When can the federal government be sued when a law enforcement officer intentionally injures or harms someone? Apparently, any time the officer is acting within the scope of his or her employment.
That was the answer Justice Clarence Thomas gave when he wrote today's opinion for a unanimous court in Millbrook v. United States.
The allegations underlying the case are pretty graphic. Kim Lee Millbrook, a federal prisoner who's serving a 31-year sentence, claimed that he was assaulted by prison guards in March 2010. Allegedly one guard forced him to perform oral sex on him, while another guard held Millbrook in a choke hold, and a third officer stood watch nearby.
Whether the claims are truthful is not at issue in this case. What was at issue was whether Millbrook could proceed with a lawsuit against the federal government under the Federal Tort Claims Act (FTCA).
Let's first talk about how the FTCA works. Under the law, the government allows itself to be sued when a government representative commits a tort. A tort is an act done negligently or intentionally that results in injury to someone. However, if the tort was intentional, the law does not allow the lawsuit to proceed — except in cases where the defendant is a law enforcement official. And even in those cases, the federal government can be liable only if the officer was acting "within the scope of his office or employment."
What does "scope of employment" mean? Some lower courts have confined the phrase to mean only when the officer was specifically engaged in investigative or law enforcement activity, or when the officer was making an arrest, seizing evidence or conducting a search. Millbrook argued that those lower court rulings are too narrow and wouldn't capture egregiously abusive conduct by prison officers in many instances.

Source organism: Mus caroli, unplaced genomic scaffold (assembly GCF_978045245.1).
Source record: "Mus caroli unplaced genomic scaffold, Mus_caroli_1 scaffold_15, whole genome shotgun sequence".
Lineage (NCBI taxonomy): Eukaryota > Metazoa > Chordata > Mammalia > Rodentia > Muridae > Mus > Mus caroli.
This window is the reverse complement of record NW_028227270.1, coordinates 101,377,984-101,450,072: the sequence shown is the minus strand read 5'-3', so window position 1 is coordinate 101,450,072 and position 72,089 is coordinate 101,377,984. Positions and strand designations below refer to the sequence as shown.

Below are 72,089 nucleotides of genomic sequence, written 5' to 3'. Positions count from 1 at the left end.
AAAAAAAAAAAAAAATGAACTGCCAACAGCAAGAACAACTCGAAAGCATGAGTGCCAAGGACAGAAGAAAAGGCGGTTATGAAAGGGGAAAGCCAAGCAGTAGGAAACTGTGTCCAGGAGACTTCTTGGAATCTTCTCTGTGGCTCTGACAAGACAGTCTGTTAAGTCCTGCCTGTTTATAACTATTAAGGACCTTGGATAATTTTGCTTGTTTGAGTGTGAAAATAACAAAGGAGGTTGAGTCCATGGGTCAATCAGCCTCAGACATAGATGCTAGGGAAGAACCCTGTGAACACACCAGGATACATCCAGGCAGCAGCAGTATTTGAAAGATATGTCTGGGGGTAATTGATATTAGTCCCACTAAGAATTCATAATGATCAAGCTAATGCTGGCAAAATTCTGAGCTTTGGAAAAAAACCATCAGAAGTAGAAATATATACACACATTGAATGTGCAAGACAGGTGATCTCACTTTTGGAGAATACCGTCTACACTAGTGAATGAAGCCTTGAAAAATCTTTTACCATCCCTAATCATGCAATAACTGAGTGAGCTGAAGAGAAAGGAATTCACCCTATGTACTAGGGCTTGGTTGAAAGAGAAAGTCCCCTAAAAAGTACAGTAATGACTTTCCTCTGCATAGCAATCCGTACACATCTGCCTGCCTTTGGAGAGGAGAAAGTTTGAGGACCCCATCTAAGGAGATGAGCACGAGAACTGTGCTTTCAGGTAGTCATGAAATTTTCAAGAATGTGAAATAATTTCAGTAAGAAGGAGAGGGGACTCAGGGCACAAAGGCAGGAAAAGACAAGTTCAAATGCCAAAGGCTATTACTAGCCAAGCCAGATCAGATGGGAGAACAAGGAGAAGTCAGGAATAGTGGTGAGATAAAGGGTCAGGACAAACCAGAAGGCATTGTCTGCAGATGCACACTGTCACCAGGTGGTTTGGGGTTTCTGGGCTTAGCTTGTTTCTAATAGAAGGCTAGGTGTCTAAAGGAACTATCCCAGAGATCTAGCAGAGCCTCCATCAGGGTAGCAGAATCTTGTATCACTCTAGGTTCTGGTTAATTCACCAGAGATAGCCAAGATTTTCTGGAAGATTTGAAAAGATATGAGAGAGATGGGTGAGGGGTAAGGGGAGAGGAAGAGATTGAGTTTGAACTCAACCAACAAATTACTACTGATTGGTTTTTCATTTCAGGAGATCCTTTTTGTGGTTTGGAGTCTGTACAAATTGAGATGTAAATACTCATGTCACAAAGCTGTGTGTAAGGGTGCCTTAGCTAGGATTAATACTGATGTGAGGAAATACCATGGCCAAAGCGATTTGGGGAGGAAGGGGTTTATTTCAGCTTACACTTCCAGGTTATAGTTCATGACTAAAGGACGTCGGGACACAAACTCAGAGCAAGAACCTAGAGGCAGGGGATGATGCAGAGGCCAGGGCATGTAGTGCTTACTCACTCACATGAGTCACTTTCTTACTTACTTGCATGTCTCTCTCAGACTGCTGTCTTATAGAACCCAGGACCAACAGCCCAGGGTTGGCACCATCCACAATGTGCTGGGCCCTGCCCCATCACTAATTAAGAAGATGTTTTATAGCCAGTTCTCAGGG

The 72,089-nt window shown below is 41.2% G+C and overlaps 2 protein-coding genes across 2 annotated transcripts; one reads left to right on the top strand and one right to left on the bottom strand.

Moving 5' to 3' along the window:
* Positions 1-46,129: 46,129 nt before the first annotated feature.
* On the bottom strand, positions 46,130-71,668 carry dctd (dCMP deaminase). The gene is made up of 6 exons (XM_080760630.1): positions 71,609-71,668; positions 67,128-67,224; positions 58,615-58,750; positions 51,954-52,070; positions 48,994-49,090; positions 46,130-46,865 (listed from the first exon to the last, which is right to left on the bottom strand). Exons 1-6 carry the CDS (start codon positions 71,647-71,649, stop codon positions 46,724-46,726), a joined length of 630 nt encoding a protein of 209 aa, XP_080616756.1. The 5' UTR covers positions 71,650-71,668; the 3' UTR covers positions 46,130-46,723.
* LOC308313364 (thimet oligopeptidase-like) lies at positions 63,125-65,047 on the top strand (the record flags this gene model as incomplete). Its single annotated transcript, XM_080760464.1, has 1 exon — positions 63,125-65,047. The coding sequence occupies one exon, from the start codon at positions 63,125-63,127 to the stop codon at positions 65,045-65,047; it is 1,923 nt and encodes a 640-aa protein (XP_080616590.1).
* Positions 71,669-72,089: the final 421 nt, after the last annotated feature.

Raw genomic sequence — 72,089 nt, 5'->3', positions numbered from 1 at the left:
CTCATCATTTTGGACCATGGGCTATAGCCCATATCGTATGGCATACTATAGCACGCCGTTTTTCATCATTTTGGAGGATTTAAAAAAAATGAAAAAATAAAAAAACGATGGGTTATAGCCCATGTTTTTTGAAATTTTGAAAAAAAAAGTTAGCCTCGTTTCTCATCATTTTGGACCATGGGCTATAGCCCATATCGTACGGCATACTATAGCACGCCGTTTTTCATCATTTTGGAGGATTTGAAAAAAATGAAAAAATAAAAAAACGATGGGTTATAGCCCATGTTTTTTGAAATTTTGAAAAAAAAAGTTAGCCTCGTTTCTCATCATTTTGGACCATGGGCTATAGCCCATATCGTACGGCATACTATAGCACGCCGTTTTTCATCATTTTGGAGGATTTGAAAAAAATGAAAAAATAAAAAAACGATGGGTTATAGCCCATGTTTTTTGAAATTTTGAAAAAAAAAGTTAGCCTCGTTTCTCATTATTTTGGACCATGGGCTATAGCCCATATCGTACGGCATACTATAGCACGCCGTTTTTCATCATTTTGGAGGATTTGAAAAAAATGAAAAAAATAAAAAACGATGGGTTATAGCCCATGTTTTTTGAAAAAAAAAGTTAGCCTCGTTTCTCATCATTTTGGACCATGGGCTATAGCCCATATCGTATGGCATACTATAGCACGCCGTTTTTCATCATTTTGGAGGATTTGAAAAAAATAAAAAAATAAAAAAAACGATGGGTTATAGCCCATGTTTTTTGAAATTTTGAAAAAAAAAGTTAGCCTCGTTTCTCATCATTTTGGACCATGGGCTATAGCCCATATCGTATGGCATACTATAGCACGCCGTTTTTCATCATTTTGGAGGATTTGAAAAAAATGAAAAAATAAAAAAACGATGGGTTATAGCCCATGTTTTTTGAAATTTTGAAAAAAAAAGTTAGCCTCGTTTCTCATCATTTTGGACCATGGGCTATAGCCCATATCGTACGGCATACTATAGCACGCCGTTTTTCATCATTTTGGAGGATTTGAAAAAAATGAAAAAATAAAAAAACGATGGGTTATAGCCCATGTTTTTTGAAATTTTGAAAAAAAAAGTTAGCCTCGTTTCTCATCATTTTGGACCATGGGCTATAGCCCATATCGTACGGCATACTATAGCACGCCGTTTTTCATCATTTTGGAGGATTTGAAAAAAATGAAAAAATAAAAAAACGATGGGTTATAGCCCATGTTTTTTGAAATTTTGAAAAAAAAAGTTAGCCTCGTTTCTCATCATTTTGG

The Court agreed the lower court rulings were too narrow, and held that people can sue the federal government under the FTCA for "acts or omissions of law enforcement officers that arise within the scope of their employment, regardless of whether the officers are engaged in investigative or law enforcement activity, or are executing a search, seizing evidence, or making an arrest."
Whether Millbrook, a frequent litigant against the federal government who handwrote his own petition for writ of certiorari, will actually win his case in the lower court is another matter left for a future day. The Court didn't touch the issue of whether sexual assault could conceivably fall within the "scope" of a prison guard's employment.
Chris Paolella, Millbrook's lawyer, said it could, and that's why today's ruling is so important.
"Reprehensible activity can be within the scope of employment – it's a reprehensible way of doing a job, but they're doing it to exercise authority over the people that are in their charge," said Paolella.
And he said being able to sue the federal government when prison guards commit terrible acts is an important way to deter that conduct.
"Basically the government now has a direct pocketbook interest in stopping this kind of behavior," he said.
But Jeff Bucholtz, the lawyer for the other side, said any deterrence benefits of today's decision are minimal at best.
"FTCA judgments and settlements are not paid by the person who engaged in the misconduct and they're not paid by that person's employing agency," Bucholtz pointed out.
Instead, Bucholtz explained, FTCA judgments are paid by an unlimited fund provided by Congress, so it doesn't hurt prison guards or their supervisors when judgments are paid out under the statute.
(Aisla Chang covers Congress for NPR.)